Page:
|Five Year Return:||5.7%||10.2%|
|Ten Year Return:||6.3%||5.1%|
Numerous studies are in agreement about the desirability of investing in out-of-favor stocks as a strategy for obtaining above-average long-term rates of return. The market often overreacts to news—good and bad—bidding up the prices of companies doing well to the point that they are overvalued, while whittling down the prices of troubled companies to the point that they represent an attractive value. Whereas previous research hinted that the price-to-book-value ratio was superior to the price-earnings ratio in selecting undervalued stocks, recent research indicates that using price-to-sales ratios may lead to better investment results than price-to-book-value ratios or price-earnings ratios.
Screening for undervalued stocks on price-to-sales ratio (current price divided by the sales per share for the most recent 12 months) is not a new concept. The technique was first popularized by Kenneth Fisher in his 1984 book "Super Stocks." Proponents of the price-to-sales ratio argue that earnings-based approaches to selecting stocks are inferior because earnings are influenced by many management assumptions trickling through the accounting books. Basing value relative to sales tends to be more reliable than basing value relative to earnings. Temporary developments such as costs incurred in the rollout of a new product or a cyclical slow-down can influence earnings more than sales, often leading to negative earnings. The price-to-sales ratio can provide a meaningful valuation tool, when negative earnings render earnings-based models useless. Many investors turned to price-to-sales ratios to help value Internet stocks that when public without any sign of positive earnings.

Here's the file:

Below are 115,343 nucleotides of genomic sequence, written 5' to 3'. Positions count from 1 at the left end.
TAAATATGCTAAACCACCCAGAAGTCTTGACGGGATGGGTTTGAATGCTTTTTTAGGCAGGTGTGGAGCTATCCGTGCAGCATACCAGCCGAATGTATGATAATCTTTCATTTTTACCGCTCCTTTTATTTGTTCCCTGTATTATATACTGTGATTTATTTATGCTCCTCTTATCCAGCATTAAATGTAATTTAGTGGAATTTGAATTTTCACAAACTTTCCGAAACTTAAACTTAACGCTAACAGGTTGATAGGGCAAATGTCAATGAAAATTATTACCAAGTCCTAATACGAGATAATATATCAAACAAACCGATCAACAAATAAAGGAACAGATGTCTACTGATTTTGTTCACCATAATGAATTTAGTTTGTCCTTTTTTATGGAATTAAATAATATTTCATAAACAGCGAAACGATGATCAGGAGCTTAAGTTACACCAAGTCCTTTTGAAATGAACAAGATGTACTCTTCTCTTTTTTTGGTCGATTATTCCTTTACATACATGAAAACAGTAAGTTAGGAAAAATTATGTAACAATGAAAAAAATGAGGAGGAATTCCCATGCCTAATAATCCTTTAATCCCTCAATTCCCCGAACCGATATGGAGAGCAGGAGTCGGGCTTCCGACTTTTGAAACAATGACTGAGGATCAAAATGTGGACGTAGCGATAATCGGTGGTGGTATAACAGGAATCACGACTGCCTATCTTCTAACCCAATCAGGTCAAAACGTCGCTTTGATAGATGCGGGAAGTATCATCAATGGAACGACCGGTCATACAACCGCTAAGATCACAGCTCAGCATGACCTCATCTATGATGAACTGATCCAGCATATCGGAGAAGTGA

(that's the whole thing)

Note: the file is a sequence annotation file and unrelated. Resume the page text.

Sales levels tend to be more comparable across different firms—leading to a valuation tool that is more comparable from firm to firm within the same industry. Asset-based models such as low price-to-book-value screens can be influenced by company factors such as specific depreciation schedules, age of assets, and even inventory accounting methods. The market may not be able to properly adjust for these company-specific factors, which leads to mispriced securities.
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